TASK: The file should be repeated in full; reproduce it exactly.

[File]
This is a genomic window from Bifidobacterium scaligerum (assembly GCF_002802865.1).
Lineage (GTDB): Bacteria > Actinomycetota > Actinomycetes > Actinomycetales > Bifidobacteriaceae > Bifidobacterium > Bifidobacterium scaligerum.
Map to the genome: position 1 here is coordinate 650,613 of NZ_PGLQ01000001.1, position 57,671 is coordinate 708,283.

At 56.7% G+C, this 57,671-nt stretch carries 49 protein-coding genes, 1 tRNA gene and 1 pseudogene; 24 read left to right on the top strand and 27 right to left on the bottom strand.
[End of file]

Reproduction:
This is a genomic window from Bifidobacterium scaligerum (assembly GCF_002802865.1).
Lineage (GTDB): Bacteria > Actinomycetota > Actinomycetes > Actinomycetales > Bifidobacteriaceae > Bifidobacterium > Bifidobacterium scaligerum.
Map to the genome: position 1 here is coordinate 650,613 of NZ_PGLQ01000001.1, position 57,671 is coordinate 708,283.

At 56.7% G+C, this 57,671-nt stretch carries 49 protein-coding genes, 1 tRNA gene and 1 pseudogene; 24 read left to right on the top strand and 27 right to left on the bottom strand.